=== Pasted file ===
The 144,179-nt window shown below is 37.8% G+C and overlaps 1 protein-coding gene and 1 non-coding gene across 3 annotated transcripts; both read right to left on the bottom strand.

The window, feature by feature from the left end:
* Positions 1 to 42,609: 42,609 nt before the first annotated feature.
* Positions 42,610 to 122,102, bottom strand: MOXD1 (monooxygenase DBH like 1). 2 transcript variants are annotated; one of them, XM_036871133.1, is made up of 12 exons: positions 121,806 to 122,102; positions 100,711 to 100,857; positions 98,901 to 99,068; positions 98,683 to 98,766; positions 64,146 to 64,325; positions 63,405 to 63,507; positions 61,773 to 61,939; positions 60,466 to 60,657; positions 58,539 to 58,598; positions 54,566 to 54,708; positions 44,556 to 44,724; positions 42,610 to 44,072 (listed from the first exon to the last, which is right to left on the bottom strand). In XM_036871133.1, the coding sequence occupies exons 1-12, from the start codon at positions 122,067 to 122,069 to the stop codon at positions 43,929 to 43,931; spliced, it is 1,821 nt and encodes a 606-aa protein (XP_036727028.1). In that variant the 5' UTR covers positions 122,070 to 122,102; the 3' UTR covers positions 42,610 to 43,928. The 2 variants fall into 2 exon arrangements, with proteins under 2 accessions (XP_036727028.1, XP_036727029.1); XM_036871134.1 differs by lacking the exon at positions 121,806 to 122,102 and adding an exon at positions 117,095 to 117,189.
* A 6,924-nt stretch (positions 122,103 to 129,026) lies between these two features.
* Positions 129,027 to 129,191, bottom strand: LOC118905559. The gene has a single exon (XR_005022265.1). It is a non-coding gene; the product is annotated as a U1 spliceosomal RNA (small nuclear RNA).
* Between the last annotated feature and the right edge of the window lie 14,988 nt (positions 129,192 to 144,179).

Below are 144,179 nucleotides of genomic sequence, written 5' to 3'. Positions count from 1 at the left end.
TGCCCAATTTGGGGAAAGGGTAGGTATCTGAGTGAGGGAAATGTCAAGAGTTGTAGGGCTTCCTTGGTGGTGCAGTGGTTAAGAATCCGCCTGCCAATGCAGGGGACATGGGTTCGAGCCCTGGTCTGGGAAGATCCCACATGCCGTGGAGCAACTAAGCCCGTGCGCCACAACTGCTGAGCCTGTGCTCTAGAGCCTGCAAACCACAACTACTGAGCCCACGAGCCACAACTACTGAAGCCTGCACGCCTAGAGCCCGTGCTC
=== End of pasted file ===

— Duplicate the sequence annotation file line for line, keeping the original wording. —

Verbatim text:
The 144,179-nt window shown below is 37.8% G+C and overlaps 1 protein-coding gene and 1 non-coding gene across 3 annotated transcripts; both read right to left on the bottom strand.

The window, feature by feature from the left end:
* Positions 1 to 42,609: 42,609 nt before the first annotated feature.
* Positions 42,610 to 122,102, bottom strand: MOXD1 (monooxygenase DBH like 1). 2 transcript variants are annotated; one of them, XM_036871133.1, is made up of 12 exons: positions 121,806 to 122,102; positions 100,711 to 100,857; positions 98,901 to 99,068; positions 98,683 to 98,766; positions 64,146 to 64,325; positions 63,405 to 63,507; positions 61,773 to 61,939; positions 60,466 to 60,657; positions 58,539 to 58,598; positions 54,566 to 54,708; positions 44,556 to 44,724; positions 42,610 to 44,072 (listed from the first exon to the last, which is right to left on the bottom strand). In XM_036871133.1, the coding sequence occupies exons 1-12, from the start codon at positions 122,067 to 122,069 to the stop codon at positions 43,929 to 43,931; spliced, it is 1,821 nt and encodes a 606-aa protein (XP_036727028.1). In that variant the 5' UTR covers positions 122,070 to 122,102; the 3' UTR covers positions 42,610 to 43,928. The 2 variants fall into 2 exon arrangements, with proteins under 2 accessions (XP_036727028.1, XP_036727029.1); XM_036871134.1 differs by lacking the exon at positions 121,806 to 122,102 and adding an exon at positions 117,095 to 117,189.
* A 6,924-nt stretch (positions 122,103 to 129,026) lies between these two features.
* Positions 129,027 to 129,191, bottom strand: LOC118905559. The gene has a single exon (XR_005022265.1). It is a non-coding gene; the product is annotated as a U1 spliceosomal RNA (small nuclear RNA).
* Between the last annotated feature and the right edge of the window lie 14,988 nt (positions 129,192 to 144,179).

Below are 144,179 nucleotides of genomic sequence, written 5' to 3'. Positions count from 1 at the left end.
TGCCCAATTTGGGGAAAGGGTAGGTATCTGAGTGAGGGAAATGTCAAGAGTTGTAGGGCTTCCTTGGTGGTGCAGTGGTTAAGAATCCGCCTGCCAATGCAGGGGACATGGGTTCGAGCCCTGGTCTGGGAAGATCCCACATGCCGTGGAGCAACTAAGCCCGTGCGCCACAACTGCTGAGCCTGTGCTCTAGAGCCTGCAAACCACAACTACTGAGCCCACGAGCCACAACTACTGAAGCCTGCACGCCTAGAGCCCGTGCTC